The Greens have had their best national polling performance since 1989. Photo: Getty
Show Hide image

The Greens may become a force to be reckoned with

It could be a blip, but the Green party's polling suggests a bright future.

An Ipsos-MORI poll for the Evening Standard the other day had the Green party on 8 per cent for the second month in a row, the same figure as the beleaguered Liberal Democrats. Is this a statistical blip or the start of something significant?

In last month’s European elections, the Greens gained an extra seat leaving them with three MEPs on 8 per cent of the popular vote, a performance that served to push the Lib Dems into fifth place. There has been little comment about this performance, probably because the mercurial voting patterns common in European elections are, to some degree, politically discountable.

Indeed, the Greens have spiked in the European elections before, memorably winning 15 per cent of the vote as long ago as 1989 before dropping back to low single digits. But what is interesting, albeit on the basis of two monthly tracker polls, is that this is their best national polling performance since then.

The implications of an electorally competitive Green party at next year’s general election are potentially significant, not least because it would clutter up the centre-left field. Most obviously, the Greens could offer a home for young voters and political purists, many of who simply don’t bother voting, but who may be persuaded to do so if there is heightened media attention about their chances.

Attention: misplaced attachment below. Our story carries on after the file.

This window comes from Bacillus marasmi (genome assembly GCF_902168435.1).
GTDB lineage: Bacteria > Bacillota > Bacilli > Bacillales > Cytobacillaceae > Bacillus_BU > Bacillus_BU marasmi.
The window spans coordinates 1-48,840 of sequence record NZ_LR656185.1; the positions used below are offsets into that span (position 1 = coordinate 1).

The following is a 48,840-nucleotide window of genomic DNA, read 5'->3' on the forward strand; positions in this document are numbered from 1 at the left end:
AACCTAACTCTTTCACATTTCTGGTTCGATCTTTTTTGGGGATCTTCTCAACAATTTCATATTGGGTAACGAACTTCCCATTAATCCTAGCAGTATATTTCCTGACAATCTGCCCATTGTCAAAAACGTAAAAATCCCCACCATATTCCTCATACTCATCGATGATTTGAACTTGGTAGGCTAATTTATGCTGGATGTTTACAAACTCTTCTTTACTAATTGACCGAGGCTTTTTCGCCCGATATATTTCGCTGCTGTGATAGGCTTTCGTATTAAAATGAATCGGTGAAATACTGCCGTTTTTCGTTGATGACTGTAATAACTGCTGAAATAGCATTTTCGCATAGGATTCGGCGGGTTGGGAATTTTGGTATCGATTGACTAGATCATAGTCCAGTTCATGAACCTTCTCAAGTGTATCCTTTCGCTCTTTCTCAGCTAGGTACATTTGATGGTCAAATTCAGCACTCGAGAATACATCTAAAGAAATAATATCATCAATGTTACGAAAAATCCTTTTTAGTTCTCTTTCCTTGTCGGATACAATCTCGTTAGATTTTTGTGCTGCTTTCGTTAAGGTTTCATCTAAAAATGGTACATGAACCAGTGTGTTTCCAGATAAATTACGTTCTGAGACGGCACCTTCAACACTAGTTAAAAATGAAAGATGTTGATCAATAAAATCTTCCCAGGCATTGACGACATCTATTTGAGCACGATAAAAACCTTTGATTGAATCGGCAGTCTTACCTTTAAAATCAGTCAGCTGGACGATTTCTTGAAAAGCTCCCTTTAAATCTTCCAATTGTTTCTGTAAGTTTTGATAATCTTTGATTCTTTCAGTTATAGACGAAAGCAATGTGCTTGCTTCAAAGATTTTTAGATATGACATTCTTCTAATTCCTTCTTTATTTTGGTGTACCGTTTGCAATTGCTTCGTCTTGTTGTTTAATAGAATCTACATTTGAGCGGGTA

A viable Green party also provides a ready option for disgruntled Lib Dems who don’t want to return to a Nick Clegg-led party. David Cameron’s apparent dismissal of environmental protection as “green crap” and the antipathy shown to wind power, means the coalition – and by extension the Lib Dems’ – credentials on the environment are weak.

For Labour, the Greens offer unwanted competition for those same wavering Lib Dem souls. Ed Miliband has been extremely successful in positioning Labour as the obvious haven for soft-left progressives. Given Labour’s poll lead is famously boosted by Lib Dem switchers, party strategists will cast a wary eye in their rear-view mirror if the Greens gather pace on their left flank.

Of course it could all be a blip. However it would be disastrous for party morale if the Lib Dems were to fall behind the Greens in the equivalent poll next month. Clegg will already be dreading the run-up to his party conference in the autumn without having to explain how he has led the Lib Dems to fifth place.